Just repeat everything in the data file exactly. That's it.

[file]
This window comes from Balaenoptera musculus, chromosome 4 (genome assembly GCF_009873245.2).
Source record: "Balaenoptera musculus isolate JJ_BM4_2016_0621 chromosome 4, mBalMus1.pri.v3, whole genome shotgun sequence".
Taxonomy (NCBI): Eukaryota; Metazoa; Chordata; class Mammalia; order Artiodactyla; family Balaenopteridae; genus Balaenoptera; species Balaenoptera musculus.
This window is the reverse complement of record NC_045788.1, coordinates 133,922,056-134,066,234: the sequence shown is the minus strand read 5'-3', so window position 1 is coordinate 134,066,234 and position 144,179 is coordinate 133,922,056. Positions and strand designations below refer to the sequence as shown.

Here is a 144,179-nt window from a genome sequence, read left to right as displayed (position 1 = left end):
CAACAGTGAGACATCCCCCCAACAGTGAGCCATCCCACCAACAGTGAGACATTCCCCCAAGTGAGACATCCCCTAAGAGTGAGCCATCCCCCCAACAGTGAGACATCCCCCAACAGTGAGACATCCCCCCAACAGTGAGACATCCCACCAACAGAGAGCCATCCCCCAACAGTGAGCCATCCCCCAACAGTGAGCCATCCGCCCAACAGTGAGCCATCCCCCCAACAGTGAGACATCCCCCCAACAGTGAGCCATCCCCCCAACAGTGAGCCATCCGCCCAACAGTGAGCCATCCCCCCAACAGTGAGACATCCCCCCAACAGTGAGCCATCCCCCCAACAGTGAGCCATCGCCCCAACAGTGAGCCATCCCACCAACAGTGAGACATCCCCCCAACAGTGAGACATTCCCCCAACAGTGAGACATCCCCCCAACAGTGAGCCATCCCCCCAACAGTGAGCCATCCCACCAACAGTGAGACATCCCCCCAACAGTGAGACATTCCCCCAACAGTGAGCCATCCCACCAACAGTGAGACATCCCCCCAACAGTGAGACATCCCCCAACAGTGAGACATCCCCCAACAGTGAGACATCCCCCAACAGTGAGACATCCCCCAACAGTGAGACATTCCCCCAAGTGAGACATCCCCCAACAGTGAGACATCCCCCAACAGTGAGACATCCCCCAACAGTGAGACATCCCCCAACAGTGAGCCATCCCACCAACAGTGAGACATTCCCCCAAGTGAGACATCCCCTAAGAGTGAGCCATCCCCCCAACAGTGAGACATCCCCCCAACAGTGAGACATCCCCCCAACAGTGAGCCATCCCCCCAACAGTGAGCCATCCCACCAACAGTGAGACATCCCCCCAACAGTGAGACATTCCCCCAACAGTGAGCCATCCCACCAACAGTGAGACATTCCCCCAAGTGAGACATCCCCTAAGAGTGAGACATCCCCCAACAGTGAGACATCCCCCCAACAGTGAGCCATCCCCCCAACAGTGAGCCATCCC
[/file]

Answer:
This window comes from Balaenoptera musculus, chromosome 4 (genome assembly GCF_009873245.2).
Source record: "Balaenoptera musculus isolate JJ_BM4_2016_0621 chromosome 4, mBalMus1.pri.v3, whole genome shotgun sequence".
Taxonomy (NCBI): Eukaryota; Metazoa; Chordata; class Mammalia; order Artiodactyla; family Balaenopteridae; genus Balaenoptera; species Balaenoptera musculus.
This window is the reverse complement of record NC_045788.1, coordinates 133,922,056-134,066,234: the sequence shown is the minus strand read 5'-3', so window position 1 is coordinate 134,066,234 and position 144,179 is coordinate 133,922,056. Positions and strand designations below refer to the sequence as shown.

Here is a 144,179-nt window from a genome sequence, read left to right as displayed (position 1 = left end):
CAACAGTGAGACATCCCCCCAACAGTGAGCCATCCCACCAACAGTGAGACATTCCCCCAAGTGAGACATCCCCTAAGAGTGAGCCATCCCCCCAACAGTGAGACATCCCCCAACAGTGAGACATCCCCCCAACAGTGAGACATCCCACCAACAGAGAGCCATCCCCCAACAGTGAGCCATCCCCCAACAGTGAGCCATCCGCCCAACAGTGAGCCATCCCCCCAACAGTGAGACATCCCCCCAACAGTGAGCCATCCCCCCAACAGTGAGCCATCCGCCCAACAGTGAGCCATCCCCCCAACAGTGAGACATCCCCCCAACAGTGAGCCATCCCCCCAACAGTGAGCCATCGCCCCAACAGTGAGCCATCCCACCAACAGTGAGACATCCCCCCAACAGTGAGACATTCCCCCAACAGTGAGACATCCCCCCAACAGTGAGCCATCCCCCCAACAGTGAGCCATCCCACCAACAGTGAGACATCCCCCCAACAGTGAGACATTCCCCCAACAGTGAGCCATCCCACCAACAGTGAGACATCCCCCCAACAGTGAGACATCCCCCAACAGTGAGACATCCCCCAACAGTGAGACATCCCCCAACAGTGAGACATCCCCCAACAGTGAGACATTCCCCCAAGTGAGACATCCCCCAACAGTGAGACATCCCCCAACAGTGAGACATCCCCCAACAGTGAGACATCCCCCAACAGTGAGCCATCCCACCAACAGTGAGACATTCCCCCAAGTGAGACATCCCCTAAGAGTGAGCCATCCCCCCAACAGTGAGACATCCCCCCAACAGTGAGACATCCCCCCAACAGTGAGCCATCCCCCCAACAGTGAGCCATCCCACCAACAGTGAGACATCCCCCCAACAGTGAGACATTCCCCCAACAGTGAGCCATCCCACCAACAGTGAGACATTCCCCCAAGTGAGACATCCCCTAAGAGTGAGACATCCCCCAACAGTGAGACATCCCCCCAACAGTGAGCCATCCCCCCAACAGTGAGCCATCCC